Sculptures of human and animal bodies expose their viscera in the work of French artist Olivier de Sagazan. When he isn't applying layers of paint and clay to warp and transfigure his own face and body, he's basically a surgeon: in one sculpture, de Sagazan slices a human sculpture in half from top to bottom, and in another he hangs a gutted pig from a wooden post, as if to bleed the body and roast it over open flame. This body of work is born of biological curiosity, not a fascination with death and annihilation, or a fixation with the grotesque like Colin Christian's fleshy sculptures or Jonathan Payne's gruesome and freakish human body parts.
De Sagazan tells Creators that he has no formal training in art. Instead, he studied biology; and, in his mind, he is always trying to understand life. In the 90s, de Sagazan started painting, and sculpture came a few years later to, as he puts it, get closer to our world.
Recently, de Sagazan found a new material for his biological sculptures—a mortar made of clay and grass. Sagan believes this combination of materials strangely evokes the look and texture of flesh, tendons, and muscles that wind their way through human and animal bodies.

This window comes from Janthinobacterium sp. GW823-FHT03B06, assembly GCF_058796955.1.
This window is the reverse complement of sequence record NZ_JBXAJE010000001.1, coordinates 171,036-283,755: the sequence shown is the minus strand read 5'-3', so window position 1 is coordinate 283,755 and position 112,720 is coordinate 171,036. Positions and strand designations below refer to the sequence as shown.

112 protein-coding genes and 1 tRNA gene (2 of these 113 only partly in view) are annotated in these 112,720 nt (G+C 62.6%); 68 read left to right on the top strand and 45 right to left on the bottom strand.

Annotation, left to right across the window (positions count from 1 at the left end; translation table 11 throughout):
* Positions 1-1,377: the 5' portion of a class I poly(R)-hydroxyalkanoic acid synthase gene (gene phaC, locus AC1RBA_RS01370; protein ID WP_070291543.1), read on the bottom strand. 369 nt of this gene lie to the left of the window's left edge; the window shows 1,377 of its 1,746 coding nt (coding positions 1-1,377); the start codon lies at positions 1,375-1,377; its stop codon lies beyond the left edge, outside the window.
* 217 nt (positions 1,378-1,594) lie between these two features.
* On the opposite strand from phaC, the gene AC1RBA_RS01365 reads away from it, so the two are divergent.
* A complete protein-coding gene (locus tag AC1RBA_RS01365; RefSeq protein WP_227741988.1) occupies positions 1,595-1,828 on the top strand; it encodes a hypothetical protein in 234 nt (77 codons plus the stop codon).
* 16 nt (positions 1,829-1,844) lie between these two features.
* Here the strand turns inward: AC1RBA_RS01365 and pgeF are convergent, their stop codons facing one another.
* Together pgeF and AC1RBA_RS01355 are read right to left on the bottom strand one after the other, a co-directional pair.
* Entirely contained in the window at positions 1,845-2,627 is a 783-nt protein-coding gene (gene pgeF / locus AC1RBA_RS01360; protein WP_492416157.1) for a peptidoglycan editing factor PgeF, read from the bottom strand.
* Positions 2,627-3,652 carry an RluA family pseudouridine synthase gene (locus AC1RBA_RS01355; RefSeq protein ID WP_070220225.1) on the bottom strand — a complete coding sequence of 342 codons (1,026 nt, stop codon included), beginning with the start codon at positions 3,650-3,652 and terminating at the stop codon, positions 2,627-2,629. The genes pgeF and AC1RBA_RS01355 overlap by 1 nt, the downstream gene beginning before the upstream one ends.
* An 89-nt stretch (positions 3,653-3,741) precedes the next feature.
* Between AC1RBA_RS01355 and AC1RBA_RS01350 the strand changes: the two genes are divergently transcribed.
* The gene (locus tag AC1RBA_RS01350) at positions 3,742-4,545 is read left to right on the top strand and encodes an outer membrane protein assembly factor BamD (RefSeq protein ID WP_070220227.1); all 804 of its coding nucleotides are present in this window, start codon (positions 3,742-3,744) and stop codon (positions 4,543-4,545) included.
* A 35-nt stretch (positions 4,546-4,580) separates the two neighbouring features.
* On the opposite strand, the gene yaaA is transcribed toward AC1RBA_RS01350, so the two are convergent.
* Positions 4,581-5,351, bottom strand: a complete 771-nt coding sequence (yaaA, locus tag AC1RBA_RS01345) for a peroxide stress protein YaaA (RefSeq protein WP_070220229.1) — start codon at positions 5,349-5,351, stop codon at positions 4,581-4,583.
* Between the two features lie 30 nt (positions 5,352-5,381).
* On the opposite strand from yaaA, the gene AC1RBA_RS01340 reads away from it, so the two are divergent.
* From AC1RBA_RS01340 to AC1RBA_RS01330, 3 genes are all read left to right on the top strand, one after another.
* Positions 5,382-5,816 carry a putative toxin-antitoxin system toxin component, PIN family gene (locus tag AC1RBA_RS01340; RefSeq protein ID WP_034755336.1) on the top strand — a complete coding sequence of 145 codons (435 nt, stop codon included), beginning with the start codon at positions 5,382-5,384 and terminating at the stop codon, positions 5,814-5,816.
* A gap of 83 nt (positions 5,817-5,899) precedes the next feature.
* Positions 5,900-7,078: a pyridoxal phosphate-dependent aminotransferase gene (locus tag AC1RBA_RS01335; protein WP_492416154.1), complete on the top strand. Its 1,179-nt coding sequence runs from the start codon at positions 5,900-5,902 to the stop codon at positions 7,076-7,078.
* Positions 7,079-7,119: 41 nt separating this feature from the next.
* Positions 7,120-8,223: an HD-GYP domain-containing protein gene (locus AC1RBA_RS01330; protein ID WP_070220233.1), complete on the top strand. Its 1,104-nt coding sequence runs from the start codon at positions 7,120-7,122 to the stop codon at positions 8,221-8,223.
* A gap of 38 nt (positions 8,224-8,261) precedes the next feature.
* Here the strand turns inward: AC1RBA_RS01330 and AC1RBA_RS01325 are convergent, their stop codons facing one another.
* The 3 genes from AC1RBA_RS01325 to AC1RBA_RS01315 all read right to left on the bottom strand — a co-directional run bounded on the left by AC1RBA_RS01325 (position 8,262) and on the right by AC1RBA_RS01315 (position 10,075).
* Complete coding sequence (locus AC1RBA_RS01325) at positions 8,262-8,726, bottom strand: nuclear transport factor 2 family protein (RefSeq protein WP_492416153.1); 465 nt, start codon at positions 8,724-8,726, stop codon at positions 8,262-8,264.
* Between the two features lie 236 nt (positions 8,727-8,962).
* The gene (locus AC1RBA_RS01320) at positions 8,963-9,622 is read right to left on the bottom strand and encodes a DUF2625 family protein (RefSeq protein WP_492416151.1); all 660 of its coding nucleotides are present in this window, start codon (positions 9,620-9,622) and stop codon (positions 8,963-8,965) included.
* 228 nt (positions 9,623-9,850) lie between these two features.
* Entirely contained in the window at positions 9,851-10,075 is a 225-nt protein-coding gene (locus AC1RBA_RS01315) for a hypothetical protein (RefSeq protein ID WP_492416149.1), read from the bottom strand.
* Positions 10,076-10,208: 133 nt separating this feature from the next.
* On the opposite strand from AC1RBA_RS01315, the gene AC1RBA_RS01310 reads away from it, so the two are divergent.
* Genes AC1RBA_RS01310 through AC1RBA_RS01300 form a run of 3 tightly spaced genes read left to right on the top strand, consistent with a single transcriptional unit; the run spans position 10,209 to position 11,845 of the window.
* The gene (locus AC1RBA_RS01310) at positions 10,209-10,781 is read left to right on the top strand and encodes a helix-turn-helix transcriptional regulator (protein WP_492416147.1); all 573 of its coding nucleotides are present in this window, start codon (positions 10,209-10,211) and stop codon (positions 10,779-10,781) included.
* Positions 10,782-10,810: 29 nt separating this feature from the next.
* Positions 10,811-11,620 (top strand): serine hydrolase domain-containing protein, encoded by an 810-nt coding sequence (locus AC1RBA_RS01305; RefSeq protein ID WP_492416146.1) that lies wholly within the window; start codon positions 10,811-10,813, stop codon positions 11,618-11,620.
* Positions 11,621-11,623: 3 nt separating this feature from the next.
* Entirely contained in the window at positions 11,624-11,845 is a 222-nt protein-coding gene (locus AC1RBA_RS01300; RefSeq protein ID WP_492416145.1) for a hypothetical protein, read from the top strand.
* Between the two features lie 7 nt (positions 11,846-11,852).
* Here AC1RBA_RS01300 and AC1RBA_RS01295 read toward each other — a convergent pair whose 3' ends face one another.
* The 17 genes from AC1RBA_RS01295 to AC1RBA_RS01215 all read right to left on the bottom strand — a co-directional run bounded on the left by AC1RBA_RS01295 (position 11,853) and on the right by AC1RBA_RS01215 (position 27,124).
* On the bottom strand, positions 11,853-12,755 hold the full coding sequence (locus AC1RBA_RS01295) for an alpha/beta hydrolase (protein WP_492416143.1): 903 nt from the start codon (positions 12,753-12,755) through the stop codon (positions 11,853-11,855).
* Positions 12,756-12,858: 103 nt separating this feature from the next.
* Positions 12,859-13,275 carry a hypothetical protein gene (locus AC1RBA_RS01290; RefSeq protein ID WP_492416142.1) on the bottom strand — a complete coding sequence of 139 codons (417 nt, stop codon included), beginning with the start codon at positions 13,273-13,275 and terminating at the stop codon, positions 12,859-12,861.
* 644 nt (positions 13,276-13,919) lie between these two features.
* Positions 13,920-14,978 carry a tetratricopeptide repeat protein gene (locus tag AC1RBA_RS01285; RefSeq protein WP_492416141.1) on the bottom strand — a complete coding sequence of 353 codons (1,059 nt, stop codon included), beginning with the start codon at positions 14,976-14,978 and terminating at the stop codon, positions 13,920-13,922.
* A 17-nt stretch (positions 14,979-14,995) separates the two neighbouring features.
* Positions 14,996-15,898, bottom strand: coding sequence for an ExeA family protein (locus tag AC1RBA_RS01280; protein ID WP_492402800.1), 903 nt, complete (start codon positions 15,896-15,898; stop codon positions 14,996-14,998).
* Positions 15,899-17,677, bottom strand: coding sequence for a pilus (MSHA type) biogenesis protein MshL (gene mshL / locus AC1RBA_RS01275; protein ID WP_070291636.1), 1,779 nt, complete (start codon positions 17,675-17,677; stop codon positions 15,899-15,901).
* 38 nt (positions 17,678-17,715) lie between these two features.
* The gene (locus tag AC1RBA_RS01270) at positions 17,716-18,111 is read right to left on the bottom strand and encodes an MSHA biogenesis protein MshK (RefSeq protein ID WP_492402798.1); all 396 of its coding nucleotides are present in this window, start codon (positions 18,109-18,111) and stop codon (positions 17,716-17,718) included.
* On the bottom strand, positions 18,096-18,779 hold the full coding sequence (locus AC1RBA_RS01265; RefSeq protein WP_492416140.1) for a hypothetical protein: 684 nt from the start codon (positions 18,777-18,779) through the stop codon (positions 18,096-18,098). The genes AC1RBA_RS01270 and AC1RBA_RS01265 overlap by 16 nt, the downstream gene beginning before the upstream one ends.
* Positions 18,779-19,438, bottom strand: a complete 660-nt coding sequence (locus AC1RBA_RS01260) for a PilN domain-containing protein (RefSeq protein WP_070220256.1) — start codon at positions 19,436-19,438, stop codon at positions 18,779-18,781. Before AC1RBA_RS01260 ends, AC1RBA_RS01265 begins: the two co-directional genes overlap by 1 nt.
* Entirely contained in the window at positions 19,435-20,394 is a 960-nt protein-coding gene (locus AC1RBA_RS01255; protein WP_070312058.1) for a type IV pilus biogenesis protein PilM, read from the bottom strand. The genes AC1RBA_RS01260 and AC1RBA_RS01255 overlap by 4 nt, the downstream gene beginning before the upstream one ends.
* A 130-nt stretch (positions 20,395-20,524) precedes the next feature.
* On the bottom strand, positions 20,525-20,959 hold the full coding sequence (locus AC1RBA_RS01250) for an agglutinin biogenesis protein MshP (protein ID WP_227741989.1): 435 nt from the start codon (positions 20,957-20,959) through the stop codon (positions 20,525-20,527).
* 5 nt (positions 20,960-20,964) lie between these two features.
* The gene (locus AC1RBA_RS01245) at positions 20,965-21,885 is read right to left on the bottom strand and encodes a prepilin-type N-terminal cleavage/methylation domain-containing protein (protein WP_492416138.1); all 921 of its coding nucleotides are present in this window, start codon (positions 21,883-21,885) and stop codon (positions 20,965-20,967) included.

"I am with it as with a body that I knead, tend to, and open—I mobilize it as I do with my own body and it is fascinating," says de Sagazan. He sees in this work similarities with his performance Transfiguration, where he literally emerges from the earth covered in clay, and where performs without sight, as his eyes are covered over with clay. As he sees it, the artist must put his or her body into the struggle.
"I try to understand what makes an inert and blind matter become a living and seeing matter," says de Sagazan. "This question is the same with the problem of giving life to a sculpture. What causes make a fetish active and charged—that is, emit a power to act on my brain?"
Like a surgeon, de Sagazan opens his sculptures to understand how it works. For him, sculpting a body into a corpse is like questioning the trace of what makes it alive.
"One way to put it is that I don't succeed in capturing life and that it is a way be more truthful by represent what was living," he says. "Therefore, with these representations, what interests me is trying to capture the process of living things, so my work is all, but certainly not morbid."
Click here to see more of Olivier de Sagazan's work.